Review: Vintage Trouble and Leogun’s Hot Time at Highline

Vintage Trouble and Leogun @ Highline Ballroom – March 4

Words: Chad Berndtson

Vintage Trouble just feel like one of those bands: right there, on the precipice, the buzz building, the action getting heavy, the critics swooning, the crowds getting bigger and bigger. You see one or two of these every year – the Black Keys were there once, way the hell back in 2002, Mumford & Sons were getting there in early 2010 and Alabama Shakes hit that percolation point somewhere near the end of 2011 and into early 2012. That’s a lot of pressure for a young band, to hit that kind of stride, but then, if you took in Vintage Trouble’s balls-out blowout at the respectably packed Highline Monday night, you were at once enthralled and also certain you wouldn’t see them in a room this cozy again.

It’s not overstating things to call the Hollywood-based group one of the more richly entertaining rock ‘n’ soul bands of recent years: a spiritual union of Solomon Burke-style rave ups, James Brown-style theatricality and intensity, and layers of Wilson Pickett, Joe Tex, Elvis and a galaxy of other throwbacks. But then, they don’t feel like an old-school soul revue: the sound is very immediate, punched up with raw, squalling guitar and pulse-pounding, un-slick rhythms, and unusual detours into swamp rock, rockabilly, neo-soul and smoldering blues. One moment, we’re clap-clapclap-clap-clapclap-ing, another, we’re shaking ass, another, we’re crowd surfing, and another, we’re watching lead guitarist Nalle Colle taffy-pull big, fat notes with roaring-dinosaur Hendrix tones.

Through it all, it’s awfully hard to focus away from frontman Ty Taylor, a born showman and dapper, this evening, in a green checkered suit. If you think you’ve seen Taylor before, you probably have: he’s been a contestant on Rockstar: INXS, sung for Dave Navarro’s Camp Freddy collective, been part of the band Ghost Hounds among many other collaborations. His roots, not surprisingly, include a youth spent singing in a Baptist Church choir, and a drama degree from Carnegie Mellon, and all of these backgrounds show up in his Vintage Trouble persona, where he’s equal parts hype man, rock front man and emcee, and all charisma.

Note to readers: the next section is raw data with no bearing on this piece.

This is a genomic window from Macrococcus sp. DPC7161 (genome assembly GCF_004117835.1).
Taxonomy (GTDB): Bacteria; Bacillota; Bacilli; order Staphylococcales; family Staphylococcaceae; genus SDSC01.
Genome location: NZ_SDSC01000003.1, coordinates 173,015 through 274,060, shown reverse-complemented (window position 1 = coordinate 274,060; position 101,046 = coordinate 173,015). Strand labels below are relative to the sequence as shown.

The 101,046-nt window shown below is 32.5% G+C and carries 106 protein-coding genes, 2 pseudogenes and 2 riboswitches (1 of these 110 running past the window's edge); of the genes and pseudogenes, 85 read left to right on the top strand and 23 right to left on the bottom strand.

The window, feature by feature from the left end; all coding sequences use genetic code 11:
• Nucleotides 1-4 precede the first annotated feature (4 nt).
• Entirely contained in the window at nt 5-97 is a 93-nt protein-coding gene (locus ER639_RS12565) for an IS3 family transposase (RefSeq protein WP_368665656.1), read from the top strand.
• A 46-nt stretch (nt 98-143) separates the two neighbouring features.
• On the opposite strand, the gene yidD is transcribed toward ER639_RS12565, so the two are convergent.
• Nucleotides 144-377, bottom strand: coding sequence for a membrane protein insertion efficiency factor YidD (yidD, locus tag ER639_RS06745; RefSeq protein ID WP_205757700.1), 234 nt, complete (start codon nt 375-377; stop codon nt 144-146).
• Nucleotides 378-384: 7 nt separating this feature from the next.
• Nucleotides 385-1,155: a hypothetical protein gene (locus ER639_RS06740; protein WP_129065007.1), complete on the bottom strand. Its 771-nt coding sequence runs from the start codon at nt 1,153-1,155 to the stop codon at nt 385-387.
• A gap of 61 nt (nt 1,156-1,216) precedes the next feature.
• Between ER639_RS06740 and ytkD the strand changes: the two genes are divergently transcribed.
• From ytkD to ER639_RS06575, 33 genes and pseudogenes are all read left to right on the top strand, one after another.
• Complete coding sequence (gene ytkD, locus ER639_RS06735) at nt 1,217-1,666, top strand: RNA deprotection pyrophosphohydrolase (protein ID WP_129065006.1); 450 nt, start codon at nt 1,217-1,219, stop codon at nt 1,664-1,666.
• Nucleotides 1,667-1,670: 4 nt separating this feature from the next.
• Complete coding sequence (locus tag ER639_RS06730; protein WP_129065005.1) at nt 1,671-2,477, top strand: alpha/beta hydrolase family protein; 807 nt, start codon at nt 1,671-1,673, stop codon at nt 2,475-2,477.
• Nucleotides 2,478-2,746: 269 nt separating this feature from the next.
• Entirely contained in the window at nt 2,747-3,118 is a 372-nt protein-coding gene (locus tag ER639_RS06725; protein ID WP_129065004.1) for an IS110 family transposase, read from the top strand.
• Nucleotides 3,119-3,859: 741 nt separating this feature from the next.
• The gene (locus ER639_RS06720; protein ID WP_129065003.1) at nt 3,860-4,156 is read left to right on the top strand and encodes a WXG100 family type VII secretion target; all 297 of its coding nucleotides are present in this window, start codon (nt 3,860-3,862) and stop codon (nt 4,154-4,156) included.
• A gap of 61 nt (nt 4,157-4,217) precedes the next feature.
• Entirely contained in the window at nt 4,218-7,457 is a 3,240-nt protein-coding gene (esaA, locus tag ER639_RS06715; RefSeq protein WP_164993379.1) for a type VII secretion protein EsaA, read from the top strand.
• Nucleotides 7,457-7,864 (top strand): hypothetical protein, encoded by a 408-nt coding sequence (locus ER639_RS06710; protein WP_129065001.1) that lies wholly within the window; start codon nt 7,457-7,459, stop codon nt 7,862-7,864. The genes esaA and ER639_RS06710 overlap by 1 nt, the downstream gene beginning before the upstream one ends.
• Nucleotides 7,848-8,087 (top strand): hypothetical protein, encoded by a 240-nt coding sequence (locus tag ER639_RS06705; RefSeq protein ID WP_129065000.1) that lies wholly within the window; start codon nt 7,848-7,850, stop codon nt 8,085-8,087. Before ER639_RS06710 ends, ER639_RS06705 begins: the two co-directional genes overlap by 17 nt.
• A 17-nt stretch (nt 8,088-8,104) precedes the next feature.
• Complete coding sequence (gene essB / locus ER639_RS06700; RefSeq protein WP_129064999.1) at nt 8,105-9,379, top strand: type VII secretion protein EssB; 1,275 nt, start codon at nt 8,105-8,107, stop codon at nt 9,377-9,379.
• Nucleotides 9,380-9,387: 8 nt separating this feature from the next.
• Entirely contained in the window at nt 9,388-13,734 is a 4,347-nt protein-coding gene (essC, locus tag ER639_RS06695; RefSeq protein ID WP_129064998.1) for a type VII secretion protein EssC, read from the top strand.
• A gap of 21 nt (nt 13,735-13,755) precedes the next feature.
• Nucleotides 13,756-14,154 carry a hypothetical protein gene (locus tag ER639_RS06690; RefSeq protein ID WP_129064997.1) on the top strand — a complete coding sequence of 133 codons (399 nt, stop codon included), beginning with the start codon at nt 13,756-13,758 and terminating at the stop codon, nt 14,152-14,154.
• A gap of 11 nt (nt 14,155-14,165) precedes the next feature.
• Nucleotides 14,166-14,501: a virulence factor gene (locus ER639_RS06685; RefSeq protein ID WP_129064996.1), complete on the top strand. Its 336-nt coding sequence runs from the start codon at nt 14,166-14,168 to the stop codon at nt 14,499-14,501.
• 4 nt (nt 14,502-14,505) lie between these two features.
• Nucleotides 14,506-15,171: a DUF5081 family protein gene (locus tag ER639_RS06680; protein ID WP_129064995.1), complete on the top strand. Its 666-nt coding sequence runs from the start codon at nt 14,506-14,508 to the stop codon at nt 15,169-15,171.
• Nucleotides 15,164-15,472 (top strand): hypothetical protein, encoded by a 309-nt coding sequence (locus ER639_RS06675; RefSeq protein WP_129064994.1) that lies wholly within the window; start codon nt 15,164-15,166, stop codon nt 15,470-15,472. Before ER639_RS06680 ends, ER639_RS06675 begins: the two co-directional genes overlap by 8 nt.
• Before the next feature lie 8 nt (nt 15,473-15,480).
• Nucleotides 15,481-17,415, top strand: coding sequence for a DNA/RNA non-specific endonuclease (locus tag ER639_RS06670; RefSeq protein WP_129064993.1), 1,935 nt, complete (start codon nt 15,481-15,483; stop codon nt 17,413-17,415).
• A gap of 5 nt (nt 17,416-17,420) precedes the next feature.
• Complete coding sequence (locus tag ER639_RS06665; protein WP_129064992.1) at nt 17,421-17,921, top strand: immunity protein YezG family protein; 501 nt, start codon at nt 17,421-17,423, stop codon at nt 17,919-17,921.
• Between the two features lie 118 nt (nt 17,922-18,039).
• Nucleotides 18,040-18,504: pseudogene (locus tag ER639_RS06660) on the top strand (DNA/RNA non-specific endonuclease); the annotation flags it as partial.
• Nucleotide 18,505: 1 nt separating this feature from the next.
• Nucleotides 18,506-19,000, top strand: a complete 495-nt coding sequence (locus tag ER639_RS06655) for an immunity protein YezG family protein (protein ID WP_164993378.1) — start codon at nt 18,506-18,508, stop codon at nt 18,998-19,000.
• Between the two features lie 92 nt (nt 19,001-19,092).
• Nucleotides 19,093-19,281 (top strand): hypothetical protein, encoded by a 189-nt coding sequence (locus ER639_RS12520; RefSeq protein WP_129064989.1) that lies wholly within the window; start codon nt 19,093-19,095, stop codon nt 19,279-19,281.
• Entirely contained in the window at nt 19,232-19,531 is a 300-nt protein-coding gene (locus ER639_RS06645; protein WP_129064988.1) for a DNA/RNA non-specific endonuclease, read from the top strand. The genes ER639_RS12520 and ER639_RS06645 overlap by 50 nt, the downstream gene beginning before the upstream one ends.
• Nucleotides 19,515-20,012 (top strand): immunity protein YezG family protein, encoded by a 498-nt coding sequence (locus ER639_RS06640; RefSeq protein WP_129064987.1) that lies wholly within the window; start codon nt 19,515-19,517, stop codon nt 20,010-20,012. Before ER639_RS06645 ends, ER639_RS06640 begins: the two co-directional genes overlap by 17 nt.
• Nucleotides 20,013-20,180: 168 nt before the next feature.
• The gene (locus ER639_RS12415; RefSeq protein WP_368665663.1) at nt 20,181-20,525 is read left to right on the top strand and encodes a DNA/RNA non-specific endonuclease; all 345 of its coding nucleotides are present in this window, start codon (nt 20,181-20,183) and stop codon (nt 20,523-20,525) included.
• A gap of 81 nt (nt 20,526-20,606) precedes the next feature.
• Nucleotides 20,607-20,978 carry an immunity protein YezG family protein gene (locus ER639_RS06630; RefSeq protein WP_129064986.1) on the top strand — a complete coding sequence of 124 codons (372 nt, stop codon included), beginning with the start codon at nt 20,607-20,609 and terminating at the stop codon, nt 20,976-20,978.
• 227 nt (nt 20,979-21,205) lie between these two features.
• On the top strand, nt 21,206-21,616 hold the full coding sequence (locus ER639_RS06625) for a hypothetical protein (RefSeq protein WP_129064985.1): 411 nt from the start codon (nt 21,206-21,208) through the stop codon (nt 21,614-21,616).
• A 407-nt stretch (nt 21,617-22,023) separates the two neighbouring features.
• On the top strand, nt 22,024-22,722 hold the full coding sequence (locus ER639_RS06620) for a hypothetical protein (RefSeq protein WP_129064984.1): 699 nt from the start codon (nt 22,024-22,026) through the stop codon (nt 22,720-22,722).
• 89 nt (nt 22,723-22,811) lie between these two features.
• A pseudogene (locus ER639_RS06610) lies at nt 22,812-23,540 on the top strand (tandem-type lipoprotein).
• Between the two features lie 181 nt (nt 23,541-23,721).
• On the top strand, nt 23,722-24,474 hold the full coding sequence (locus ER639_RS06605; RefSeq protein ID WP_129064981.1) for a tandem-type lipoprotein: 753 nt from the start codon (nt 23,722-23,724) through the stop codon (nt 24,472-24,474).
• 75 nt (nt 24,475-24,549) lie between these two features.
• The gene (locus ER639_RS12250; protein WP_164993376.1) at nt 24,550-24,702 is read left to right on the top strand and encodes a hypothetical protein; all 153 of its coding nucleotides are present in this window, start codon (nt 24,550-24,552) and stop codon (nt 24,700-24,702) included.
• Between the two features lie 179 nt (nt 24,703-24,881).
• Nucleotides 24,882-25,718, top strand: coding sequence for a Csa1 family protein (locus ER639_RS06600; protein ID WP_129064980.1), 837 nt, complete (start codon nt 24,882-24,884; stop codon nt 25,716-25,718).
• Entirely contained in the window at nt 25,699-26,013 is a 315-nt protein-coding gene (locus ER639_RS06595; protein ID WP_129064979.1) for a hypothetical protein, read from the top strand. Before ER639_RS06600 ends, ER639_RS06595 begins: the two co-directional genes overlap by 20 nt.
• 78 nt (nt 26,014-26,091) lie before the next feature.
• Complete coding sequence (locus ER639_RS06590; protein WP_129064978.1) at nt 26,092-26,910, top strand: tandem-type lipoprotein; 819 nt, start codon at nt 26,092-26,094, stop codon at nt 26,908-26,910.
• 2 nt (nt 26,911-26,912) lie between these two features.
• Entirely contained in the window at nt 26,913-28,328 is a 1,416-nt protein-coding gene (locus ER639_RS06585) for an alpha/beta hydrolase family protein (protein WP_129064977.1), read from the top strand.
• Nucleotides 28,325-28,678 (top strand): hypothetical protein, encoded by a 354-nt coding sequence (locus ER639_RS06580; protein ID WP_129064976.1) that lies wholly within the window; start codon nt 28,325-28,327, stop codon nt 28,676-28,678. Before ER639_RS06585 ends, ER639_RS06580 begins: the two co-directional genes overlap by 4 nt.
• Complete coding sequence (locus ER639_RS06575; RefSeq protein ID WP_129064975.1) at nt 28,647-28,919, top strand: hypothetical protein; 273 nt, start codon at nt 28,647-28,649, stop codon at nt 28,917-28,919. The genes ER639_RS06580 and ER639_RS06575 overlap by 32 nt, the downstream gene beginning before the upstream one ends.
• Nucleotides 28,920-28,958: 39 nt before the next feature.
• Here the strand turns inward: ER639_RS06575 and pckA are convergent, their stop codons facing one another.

This is not a band afraid of its theatricality. As it hit the stage – to the Big Mama Thornton version of Hound Dog — Vintage Trouble’s four members stood up on the drum riser and shook hands, two pairs at a time, in a sort of rhythmic join-together. They then tore through a high-energy headlining set packed with their best material – the members appearing genuinely surprised at how many of the songs the crowd seemed to know already, from Blues Hand Me Down to Still and Always Will.

Live is the way to hear them; recorded, to these ears, they sound boxed-up and too focused on precision. And if sometimes you wish for a bit more subtlety and depth and maybe not always so much “pow” to cover up weaker songs, you can’t help but be impressed at what a full experience they are.

Fierce as Vintage Trouble were, they had a near-equal for performance swagger in British imports Leogun, who blazed through a 30-minute firecracker of an opening set.

They’re a trio — London lads — but a trio for whom the word “power” is woefully under-selling it. Rock, rock, rock, they did, with plenty of buoyant blues and outsized soul, sounding at times like an even-more-unhinged Led Zeppelin – guitarist and vocalist Tommy Smith is well within Robert Plant territory as a singer – and at others like a mutant spawn of Rory Gallagher and the Darkness, where pummeling, filthy blues licks compete for stage time with cock-rock mischief. It was a half-hour and about seven or eight songs – including stand out single Let’s Be Friends – but it felt like a thorough ass-kicking: hot-skillet blues rock that’d pique fans of Elvis, Skynyrd, Queen or any base in between.


Of note is that Leogun is the first sign-on to Yamaha’s new in-house label, run by Yamaha artist relations boss Chris Gero. Expect to hear more.

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